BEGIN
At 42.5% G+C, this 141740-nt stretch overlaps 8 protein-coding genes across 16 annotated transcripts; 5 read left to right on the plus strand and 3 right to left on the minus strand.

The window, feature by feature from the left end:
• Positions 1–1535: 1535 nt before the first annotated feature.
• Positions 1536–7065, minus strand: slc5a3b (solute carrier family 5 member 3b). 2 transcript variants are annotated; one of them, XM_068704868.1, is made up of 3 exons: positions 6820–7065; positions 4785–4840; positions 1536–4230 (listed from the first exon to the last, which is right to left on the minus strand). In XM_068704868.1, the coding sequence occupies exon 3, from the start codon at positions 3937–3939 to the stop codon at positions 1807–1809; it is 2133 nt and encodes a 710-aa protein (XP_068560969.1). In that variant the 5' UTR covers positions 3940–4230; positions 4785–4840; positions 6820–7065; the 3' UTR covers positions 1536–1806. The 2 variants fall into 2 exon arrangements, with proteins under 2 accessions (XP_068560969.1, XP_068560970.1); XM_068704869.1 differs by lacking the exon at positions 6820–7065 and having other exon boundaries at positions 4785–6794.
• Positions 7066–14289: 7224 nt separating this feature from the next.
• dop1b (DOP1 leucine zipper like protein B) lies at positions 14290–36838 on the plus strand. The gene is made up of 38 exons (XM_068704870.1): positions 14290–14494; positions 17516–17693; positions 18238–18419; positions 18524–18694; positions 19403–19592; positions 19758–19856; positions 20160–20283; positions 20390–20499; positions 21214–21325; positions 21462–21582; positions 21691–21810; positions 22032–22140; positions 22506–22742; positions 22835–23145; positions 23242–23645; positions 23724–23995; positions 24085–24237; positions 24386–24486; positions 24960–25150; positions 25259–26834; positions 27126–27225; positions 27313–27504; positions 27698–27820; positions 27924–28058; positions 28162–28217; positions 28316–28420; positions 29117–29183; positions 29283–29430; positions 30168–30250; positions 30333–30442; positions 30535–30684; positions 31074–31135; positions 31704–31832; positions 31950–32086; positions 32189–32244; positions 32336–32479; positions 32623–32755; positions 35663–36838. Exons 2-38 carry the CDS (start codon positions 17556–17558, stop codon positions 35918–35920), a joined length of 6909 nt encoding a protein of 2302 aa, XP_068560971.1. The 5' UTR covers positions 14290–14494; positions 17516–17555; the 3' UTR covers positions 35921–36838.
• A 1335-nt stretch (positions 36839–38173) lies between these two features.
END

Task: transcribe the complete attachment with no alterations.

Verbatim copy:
At 42.5% G+C, this 141740-nt stretch overlaps 8 protein-coding genes across 16 annotated transcripts; 5 read left to right on the plus strand and 3 right to left on the minus strand.

The window, feature by feature from the left end:
• Positions 1–1535: 1535 nt before the first annotated feature.
• Positions 1536–7065, minus strand: slc5a3b (solute carrier family 5 member 3b). 2 transcript variants are annotated; one of them, XM_068704868.1, is made up of 3 exons: positions 6820–7065; positions 4785–4840; positions 1536–4230 (listed from the first exon to the last, which is right to left on the minus strand). In XM_068704868.1, the coding sequence occupies exon 3, from the start codon at positions 3937–3939 to the stop codon at positions 1807–1809; it is 2133 nt and encodes a 710-aa protein (XP_068560969.1). In that variant the 5' UTR covers positions 3940–4230; positions 4785–4840; positions 6820–7065; the 3' UTR covers positions 1536–1806. The 2 variants fall into 2 exon arrangements, with proteins under 2 accessions (XP_068560969.1, XP_068560970.1); XM_068704869.1 differs by lacking the exon at positions 6820–7065 and having other exon boundaries at positions 4785–6794.
• Positions 7066–14289: 7224 nt separating this feature from the next.
• dop1b (DOP1 leucine zipper like protein B) lies at positions 14290–36838 on the plus strand. The gene is made up of 38 exons (XM_068704870.1): positions 14290–14494; positions 17516–17693; positions 18238–18419; positions 18524–18694; positions 19403–19592; positions 19758–19856; positions 20160–20283; positions 20390–20499; positions 21214–21325; positions 21462–21582; positions 21691–21810; positions 22032–22140; positions 22506–22742; positions 22835–23145; positions 23242–23645; positions 23724–23995; positions 24085–24237; positions 24386–24486; positions 24960–25150; positions 25259–26834; positions 27126–27225; positions 27313–27504; positions 27698–27820; positions 27924–28058; positions 28162–28217; positions 28316–28420; positions 29117–29183; positions 29283–29430; positions 30168–30250; positions 30333–30442; positions 30535–30684; positions 31074–31135; positions 31704–31832; positions 31950–32086; positions 32189–32244; positions 32336–32479; positions 32623–32755; positions 35663–36838. Exons 2-38 carry the CDS (start codon positions 17556–17558, stop codon positions 35918–35920), a joined length of 6909 nt encoding a protein of 2302 aa, XP_068560971.1. The 5' UTR covers positions 14290–14494; positions 17516–17555; the 3' UTR covers positions 35921–36838.
• A 1335-nt stretch (positions 36839–38173) lies between these two features.